In Untamed, author-philanthropist Glennon Doyle breaks free from her cage and inspires us to do the same. Brimming with intimate wake-up calls and eye-opening anecdotes, this memoir is perfect for anyone looking for inspiration in life. A #1 New York Times bestseller, Untamed is Doyle’s most recent—and most revealing—memoir yet as she navigates the murky waters of conformity, using an unhappy marriage as a backdrop.

Following her ex-husband’s infidelities and her crumbling marriage, Doyle concludes: “Hell hath no fury like a memoirist whose husband just fucked up her story.” And does the memoirist ever deliver. 

Doyle opens Untamed with a scene of her and her children visiting the zoo. She recalls watching the cheetahs, resigned to their cages, and likens their experiences to the experiences of women being bound by societal expectation and patriarchal systems. Doyle illustrates her caging through internalized misogyny, religious doctrine, an eating disorder, homophobia, alcoholism, and an unfaithful marriage. 

In the beginning, Doyle has no answers. Instead, readers follow a misguided teen as she grows into adulthood and wrestles with life’s emerging quandaries. On her struggles with body image and bulimia, Doyle writes: “She must leave no outward evidence of her hunger. Good girls aren’t hungry, furious, or wild. All of the things that make a woman human are a good girl’s dirty secret.” These ruminations of her past are ultimately left incomplete.

Meanwhile, in an exhilaratingly truthful sequence, Doyle uses her daughters to portray the muzzle that society places on young girls. During a movie night in which her daughter asks her friends whether they’re hungry, the young boys look inwardly at their physiological desires to determine they are, while the girls looked outwardly at others to conclude—untruthfully—they were all full. She writes: “When a woman learned that pleasing the world is impossible, she becomes free to learn how to please herself.”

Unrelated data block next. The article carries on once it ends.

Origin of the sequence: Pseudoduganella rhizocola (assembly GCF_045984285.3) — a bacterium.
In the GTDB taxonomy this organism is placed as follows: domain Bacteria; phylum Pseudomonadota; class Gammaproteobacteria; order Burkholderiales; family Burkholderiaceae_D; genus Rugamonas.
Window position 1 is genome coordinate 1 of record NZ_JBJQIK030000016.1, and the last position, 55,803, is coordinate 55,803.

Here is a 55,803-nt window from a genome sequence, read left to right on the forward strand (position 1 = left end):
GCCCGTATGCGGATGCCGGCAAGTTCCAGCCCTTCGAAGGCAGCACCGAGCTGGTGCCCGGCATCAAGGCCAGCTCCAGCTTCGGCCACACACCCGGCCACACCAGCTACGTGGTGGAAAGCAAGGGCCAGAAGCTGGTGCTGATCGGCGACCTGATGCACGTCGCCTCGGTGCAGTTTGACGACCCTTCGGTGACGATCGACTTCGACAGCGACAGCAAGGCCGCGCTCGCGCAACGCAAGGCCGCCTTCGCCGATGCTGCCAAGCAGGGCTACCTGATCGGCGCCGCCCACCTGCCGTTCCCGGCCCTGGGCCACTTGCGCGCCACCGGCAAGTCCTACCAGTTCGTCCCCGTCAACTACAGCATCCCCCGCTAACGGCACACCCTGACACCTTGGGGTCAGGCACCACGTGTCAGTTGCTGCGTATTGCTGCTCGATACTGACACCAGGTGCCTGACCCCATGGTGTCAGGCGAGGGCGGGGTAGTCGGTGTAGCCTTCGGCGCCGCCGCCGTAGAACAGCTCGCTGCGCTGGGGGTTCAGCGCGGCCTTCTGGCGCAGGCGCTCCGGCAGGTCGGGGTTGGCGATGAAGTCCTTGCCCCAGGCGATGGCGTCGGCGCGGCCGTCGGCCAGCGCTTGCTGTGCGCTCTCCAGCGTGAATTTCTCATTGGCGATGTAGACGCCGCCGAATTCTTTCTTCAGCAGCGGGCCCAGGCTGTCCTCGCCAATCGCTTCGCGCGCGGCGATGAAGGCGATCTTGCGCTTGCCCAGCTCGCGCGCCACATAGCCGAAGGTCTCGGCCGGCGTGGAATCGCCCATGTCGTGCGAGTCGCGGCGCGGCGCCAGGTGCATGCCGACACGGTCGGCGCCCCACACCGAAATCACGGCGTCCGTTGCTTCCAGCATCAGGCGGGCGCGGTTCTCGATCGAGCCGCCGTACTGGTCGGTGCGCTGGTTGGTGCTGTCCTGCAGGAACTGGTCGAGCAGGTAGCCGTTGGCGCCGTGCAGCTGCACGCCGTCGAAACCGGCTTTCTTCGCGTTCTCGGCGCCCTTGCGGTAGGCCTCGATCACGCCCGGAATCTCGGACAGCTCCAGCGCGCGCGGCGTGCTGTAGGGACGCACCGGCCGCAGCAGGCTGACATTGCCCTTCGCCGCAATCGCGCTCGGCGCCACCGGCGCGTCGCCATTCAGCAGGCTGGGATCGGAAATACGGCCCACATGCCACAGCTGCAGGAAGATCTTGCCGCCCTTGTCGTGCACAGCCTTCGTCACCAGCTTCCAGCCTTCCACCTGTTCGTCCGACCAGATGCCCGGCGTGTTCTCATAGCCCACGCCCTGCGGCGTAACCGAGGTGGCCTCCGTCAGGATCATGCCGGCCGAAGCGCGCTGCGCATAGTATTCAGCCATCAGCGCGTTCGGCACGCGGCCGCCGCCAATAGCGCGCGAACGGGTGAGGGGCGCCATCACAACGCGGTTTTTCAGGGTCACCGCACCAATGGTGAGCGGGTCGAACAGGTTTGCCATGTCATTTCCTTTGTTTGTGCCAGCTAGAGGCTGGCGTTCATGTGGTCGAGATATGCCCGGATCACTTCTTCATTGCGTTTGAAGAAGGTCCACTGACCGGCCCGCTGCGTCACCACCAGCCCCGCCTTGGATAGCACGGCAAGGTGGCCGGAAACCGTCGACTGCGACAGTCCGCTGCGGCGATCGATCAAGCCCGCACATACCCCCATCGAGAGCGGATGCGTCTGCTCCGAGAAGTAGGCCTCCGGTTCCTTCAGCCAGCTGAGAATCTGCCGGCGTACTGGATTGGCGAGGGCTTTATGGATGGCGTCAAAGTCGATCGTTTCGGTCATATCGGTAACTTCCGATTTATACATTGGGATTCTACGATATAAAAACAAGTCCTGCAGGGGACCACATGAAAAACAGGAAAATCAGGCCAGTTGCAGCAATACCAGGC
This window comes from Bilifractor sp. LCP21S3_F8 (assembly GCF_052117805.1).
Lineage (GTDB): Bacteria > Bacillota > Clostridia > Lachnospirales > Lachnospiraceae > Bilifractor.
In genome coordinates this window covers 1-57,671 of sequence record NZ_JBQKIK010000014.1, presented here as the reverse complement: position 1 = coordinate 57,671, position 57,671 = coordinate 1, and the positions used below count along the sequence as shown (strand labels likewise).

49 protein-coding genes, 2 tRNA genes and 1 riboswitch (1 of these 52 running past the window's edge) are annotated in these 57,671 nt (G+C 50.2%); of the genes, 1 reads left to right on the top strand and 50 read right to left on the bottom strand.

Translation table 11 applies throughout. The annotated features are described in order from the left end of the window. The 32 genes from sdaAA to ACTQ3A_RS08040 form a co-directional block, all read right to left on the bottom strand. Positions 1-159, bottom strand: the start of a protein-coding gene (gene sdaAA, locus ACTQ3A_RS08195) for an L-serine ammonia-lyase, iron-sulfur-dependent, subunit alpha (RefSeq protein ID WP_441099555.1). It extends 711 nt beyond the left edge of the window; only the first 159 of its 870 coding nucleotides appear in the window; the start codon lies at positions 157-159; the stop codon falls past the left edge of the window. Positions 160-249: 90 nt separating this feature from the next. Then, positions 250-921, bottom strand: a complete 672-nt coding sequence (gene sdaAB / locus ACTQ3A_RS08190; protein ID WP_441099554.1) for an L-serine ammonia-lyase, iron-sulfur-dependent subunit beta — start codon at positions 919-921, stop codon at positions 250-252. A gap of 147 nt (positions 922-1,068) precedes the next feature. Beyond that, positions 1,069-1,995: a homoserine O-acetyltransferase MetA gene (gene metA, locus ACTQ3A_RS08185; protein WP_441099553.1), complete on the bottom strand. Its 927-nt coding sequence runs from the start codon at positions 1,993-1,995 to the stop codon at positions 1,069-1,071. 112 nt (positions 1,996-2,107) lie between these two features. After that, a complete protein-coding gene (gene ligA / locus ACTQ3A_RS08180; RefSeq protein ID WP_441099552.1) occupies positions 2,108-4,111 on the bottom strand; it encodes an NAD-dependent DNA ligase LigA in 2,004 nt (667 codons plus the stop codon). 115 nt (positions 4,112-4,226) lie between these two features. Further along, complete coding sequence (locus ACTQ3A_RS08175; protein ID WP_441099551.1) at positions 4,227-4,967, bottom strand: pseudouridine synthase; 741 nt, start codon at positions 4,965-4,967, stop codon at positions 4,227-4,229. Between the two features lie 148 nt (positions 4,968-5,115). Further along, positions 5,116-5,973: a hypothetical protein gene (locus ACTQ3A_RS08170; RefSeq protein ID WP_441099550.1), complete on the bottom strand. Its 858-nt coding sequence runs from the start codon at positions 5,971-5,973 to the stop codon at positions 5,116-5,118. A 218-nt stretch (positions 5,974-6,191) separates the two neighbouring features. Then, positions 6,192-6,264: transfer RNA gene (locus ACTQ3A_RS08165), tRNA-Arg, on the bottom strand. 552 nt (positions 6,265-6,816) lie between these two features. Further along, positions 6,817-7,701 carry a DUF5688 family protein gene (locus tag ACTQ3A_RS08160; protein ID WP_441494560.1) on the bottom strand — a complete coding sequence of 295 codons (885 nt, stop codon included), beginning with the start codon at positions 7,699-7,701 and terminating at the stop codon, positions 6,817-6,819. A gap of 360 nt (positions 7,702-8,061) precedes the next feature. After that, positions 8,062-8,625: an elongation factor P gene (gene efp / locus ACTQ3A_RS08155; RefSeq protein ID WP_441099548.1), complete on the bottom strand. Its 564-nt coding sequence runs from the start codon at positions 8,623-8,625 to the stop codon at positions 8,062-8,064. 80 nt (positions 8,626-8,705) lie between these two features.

As the book progresses, and Doyle opens up about her struggles, we see her slowly break free from the cages that used to bind her. Perhaps Doyle’s most freeing discovery came after recognizing her sexuality that she suppressed for far too long. Doyle, a former Christian blogger, publicly outed herself following her second book tour: “There is no glory except through your story.” 

This Adele-approved and Reese Witherspoon Book Club pick is about many things. It’s about a hardened woman who’s infuriated after years of denying her own discontent. It’s about a mother slowly dying for her children by showing them how to fully live. Untamed is also about newfound love, the enigmatic moment Doyle saw soccer player (and wife-to-be), Abby Wambach, across the room and thought: There she is.

Doyle concludes that faith and the gentle persuasion of others mustn’t extinguish internal desires. Referencing the biblical Eve, the scapegoat for the humanity’s evil, the author pens a feminist message: “Own your wanting… Eat the apple… Let it burn.”

Powerful and disenthralling—Untamed uncovers how society absentmindedly defines what women should strive to become or value in life. Doyle’s “slow growth” is as much a poignant invitation to the author as it is to the reader. We watch as she explores the cages that people build around themselves—and then dismantles them in this blindsiding piece of her heart. 

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